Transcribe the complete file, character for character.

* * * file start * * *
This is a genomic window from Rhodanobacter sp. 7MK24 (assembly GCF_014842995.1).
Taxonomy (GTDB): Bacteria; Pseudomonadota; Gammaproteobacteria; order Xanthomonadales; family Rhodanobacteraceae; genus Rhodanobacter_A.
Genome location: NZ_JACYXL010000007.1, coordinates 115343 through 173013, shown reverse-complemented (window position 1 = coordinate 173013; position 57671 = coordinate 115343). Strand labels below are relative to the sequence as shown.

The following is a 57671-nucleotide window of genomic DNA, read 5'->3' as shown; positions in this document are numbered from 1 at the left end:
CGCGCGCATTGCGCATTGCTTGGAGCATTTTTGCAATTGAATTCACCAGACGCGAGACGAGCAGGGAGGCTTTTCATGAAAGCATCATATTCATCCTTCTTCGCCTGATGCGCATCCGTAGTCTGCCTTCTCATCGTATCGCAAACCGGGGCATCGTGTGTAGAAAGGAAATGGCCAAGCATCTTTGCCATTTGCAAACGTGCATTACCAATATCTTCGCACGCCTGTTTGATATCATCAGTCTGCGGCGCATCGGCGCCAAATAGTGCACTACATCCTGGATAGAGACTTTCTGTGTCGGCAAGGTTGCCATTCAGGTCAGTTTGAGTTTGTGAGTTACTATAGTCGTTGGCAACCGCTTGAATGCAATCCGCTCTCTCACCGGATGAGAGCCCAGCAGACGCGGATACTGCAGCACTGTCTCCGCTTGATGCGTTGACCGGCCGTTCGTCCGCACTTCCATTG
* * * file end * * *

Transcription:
This is a genomic window from Rhodanobacter sp. 7MK24 (assembly GCF_014842995.1).
Taxonomy (GTDB): Bacteria; Pseudomonadota; Gammaproteobacteria; order Xanthomonadales; family Rhodanobacteraceae; genus Rhodanobacter_A.
Genome location: NZ_JACYXL010000007.1, coordinates 115343 through 173013, shown reverse-complemented (window position 1 = coordinate 173013; position 57671 = coordinate 115343). Strand labels below are relative to the sequence as shown.

The following is a 57671-nucleotide window of genomic DNA, read 5'->3' as shown; positions in this document are numbered from 1 at the left end:
CGCGCGCATTGCGCATTGCTTGGAGCATTTTTGCAATTGAATTCACCAGACGCGAGACGAGCAGGGAGGCTTTTCATGAAAGCATCATATTCATCCTTCTTCGCCTGATGCGCATCCGTAGTCTGCCTTCTCATCGTATCGCAAACCGGGGCATCGTGTGTAGAAAGGAAATGGCCAAGCATCTTTGCCATTTGCAAACGTGCATTACCAATATCTTCGCACGCCTGTTTGATATCATCAGTCTGCGGCGCATCGGCGCCAAATAGTGCACTACATCCTGGATAGAGACTTTCTGTGTCGGCAAGGTTGCCATTCAGGTCAGTTTGAGTTTGTGAGTTACTATAGTCGTTGGCAACCGCTTGAATGCAATCCGCTCTCTCACCGGATGAGAGCCCAGCAGACGCGGATACTGCAGCACTGTCTCCGCTTGATGCGTTGACCGGCCGTTCGTCCGCACTTCCATTG